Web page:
- Yu D-S, Lee CF, Chen HI, Chang SY. Bladder wall grafting in rats using salt-modified and collagen-coated polycaprolactone scaffolds: preliminary report. Int J Urol. 2007;14:939–44.View ArticlePubMedGoogle Scholar
- Brauers A, Jung PK, Thissen H, Pfannschmidt O, Michaeli W, Hoecker H, et al. Biocompatibility, cell adhesion, and degradation of surface-modified biodegradable polymers designed for the upper urinary tract. Tech Urol. 1998;4:214–20.PubMedGoogle Scholar
- Jurgens WJ, Kroeze RJ, Bank RA, Ritt MJPF, Helder MN. Rapid attachment of adipose stromal cells on resorbable polymeric scaffolds facilitates the one-step surgical procedure for cartilage and bone tissue engineering purposes. J Orthop Res. 2011;29:853–60.View ArticlePubMedGoogle Scholar
- Bozkurt A, Brook GA, Moellers S, Lassner F, Sellhaus B, Weis J, et al. In vitro assessment of axonal growth using dorsal root ganglia explants in a novel three-dimensional collagen matrix. Tissue Eng. 2007;13:2971–9.View ArticlePubMedGoogle Scholar
- Fuehrmann T, Hillen LM, Montzka K, Woeltje M, Brook GA. Cell-Cell interactions of human neural progenitor-derived astrocytes within a microstructured 3D-scaffold. Biomaterials. 2010;31:7705–15.View ArticleGoogle Scholar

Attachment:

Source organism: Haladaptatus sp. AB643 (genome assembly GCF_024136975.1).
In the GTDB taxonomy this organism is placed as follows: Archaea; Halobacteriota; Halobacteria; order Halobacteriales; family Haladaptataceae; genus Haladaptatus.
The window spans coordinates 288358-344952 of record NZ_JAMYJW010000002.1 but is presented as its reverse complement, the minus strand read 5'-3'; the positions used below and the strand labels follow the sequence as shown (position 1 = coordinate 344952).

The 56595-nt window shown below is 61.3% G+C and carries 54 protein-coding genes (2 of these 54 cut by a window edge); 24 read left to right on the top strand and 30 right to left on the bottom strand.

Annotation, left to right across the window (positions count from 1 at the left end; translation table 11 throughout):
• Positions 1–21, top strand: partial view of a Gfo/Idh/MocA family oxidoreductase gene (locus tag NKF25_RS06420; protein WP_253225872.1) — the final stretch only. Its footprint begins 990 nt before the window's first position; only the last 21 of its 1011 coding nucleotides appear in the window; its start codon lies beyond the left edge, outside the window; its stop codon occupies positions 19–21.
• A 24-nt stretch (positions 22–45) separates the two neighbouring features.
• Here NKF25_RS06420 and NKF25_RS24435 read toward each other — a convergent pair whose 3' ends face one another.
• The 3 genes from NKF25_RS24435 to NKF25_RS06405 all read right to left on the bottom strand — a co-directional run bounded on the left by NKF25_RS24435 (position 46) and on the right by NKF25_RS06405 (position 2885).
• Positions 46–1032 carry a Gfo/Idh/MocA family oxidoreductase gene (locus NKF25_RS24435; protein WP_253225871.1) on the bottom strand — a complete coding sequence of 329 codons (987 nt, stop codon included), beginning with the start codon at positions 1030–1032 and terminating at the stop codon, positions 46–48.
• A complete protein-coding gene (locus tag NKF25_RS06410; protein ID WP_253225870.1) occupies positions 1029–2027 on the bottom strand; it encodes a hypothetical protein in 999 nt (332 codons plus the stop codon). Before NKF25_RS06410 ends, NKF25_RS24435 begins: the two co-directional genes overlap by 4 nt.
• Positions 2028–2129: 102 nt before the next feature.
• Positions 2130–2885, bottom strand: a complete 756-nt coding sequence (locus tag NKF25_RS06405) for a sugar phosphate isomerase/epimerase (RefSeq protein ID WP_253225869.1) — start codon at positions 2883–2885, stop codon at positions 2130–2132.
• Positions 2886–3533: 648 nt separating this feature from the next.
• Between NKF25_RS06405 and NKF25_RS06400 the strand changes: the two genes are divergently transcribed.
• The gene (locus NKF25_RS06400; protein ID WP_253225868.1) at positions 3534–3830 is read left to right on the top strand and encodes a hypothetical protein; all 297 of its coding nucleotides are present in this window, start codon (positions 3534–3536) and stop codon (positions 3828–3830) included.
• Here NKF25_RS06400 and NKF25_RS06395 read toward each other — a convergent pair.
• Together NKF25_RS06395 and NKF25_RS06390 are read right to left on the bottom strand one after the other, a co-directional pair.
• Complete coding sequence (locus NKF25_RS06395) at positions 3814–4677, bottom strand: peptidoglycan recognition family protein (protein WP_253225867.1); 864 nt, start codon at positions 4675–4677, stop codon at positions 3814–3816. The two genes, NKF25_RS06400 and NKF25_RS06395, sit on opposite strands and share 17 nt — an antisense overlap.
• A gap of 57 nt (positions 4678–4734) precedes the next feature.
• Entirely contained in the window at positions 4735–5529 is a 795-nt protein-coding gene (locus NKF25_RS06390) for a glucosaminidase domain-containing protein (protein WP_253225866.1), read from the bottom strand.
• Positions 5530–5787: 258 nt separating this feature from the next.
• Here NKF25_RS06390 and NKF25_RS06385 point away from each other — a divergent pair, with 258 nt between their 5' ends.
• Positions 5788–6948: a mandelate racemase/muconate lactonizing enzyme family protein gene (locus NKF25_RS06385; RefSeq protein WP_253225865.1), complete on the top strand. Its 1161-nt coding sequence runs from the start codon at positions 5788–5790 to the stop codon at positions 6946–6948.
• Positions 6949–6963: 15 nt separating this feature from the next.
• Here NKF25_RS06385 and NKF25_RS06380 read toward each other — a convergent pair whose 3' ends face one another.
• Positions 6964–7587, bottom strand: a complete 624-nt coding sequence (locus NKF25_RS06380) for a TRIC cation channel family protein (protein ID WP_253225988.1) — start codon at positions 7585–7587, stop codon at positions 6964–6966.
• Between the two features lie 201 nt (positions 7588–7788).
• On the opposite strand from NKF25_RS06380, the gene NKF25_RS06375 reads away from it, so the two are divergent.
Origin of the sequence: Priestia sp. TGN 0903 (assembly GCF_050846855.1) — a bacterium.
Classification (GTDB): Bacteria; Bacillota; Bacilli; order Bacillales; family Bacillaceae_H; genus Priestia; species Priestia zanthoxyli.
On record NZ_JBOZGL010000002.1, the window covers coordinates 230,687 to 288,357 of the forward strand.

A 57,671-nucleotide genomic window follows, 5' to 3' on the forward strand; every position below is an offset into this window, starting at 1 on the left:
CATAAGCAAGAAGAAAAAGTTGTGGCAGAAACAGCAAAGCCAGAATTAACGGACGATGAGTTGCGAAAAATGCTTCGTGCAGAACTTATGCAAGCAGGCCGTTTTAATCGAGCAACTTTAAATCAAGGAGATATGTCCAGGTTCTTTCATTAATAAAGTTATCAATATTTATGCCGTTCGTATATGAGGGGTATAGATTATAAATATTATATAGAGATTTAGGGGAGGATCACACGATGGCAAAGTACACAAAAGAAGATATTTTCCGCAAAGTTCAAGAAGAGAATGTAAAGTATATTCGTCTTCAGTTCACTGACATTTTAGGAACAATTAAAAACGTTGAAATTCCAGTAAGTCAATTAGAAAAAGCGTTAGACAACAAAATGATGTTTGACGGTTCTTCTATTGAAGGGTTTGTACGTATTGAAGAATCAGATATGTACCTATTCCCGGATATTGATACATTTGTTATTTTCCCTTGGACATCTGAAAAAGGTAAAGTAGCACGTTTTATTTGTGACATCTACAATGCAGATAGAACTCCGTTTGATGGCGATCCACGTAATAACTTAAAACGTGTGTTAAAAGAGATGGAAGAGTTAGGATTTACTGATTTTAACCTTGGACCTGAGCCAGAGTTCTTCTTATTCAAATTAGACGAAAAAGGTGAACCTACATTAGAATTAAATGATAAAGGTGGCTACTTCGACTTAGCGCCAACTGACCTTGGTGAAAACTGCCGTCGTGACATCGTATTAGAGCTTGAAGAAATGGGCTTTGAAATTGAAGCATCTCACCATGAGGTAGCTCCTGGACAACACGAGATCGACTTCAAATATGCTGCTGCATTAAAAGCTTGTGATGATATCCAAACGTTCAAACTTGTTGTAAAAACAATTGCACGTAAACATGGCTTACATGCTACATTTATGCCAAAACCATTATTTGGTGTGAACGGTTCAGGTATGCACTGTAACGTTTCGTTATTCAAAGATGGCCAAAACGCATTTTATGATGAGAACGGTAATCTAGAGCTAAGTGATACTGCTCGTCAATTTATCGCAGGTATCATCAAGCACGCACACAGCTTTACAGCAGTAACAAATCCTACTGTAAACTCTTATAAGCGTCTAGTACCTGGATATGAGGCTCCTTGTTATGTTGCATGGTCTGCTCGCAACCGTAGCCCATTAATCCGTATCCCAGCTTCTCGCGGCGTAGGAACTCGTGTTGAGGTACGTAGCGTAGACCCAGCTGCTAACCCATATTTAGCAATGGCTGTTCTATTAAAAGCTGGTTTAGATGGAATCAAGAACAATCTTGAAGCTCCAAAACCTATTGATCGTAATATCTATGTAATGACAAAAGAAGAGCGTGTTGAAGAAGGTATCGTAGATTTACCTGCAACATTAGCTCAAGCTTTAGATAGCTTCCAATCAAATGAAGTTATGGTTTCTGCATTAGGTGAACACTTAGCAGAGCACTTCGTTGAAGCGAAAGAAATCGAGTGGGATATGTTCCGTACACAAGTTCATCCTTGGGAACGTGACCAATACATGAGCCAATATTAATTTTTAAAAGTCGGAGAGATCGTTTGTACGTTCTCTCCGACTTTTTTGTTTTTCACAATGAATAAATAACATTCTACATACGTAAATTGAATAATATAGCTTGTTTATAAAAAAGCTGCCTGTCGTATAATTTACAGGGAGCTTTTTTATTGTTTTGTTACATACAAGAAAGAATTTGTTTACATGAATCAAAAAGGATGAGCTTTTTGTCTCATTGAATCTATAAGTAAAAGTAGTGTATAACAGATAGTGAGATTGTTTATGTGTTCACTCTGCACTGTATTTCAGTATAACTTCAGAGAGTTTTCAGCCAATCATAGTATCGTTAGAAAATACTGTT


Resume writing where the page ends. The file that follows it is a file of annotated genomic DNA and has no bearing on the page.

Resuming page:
- Krenning G, Moonen JR, van Luyn MJA, Harmsen MC. Vascular smooth muscle cells for use in vascular tissue engineering obtained by endothelial-to-mesenchymal transdifferentiation (EnMT) on collagen matrices. Biomaterials. 2008;29:3703–11.View ArticlePubMedGoogle Scholar
- Kroehne V, Heschel I, Schuegner F, Lasrich D, Bartsch JW, Jockusch H. Use of a novel collagen matrix with oriented pore structure for muscle cell differentiation in cell culture and in grafts. J Cell Mol Med. 2008;12:1640–8.View ArticlePubMedPubMed CentralGoogle Scholar
- Saxena AK, Faraj KA, Damen WF, van Kuppevelt TH, Weijnen R, Ainoedhofer H, et al. Comparison of collagen scaffold tubes for possible esophagus organ tissue engineering applications: in-situ omental implantation study in an ovine model. Eur Surg. 2010;42:309–13.View ArticleGoogle Scholar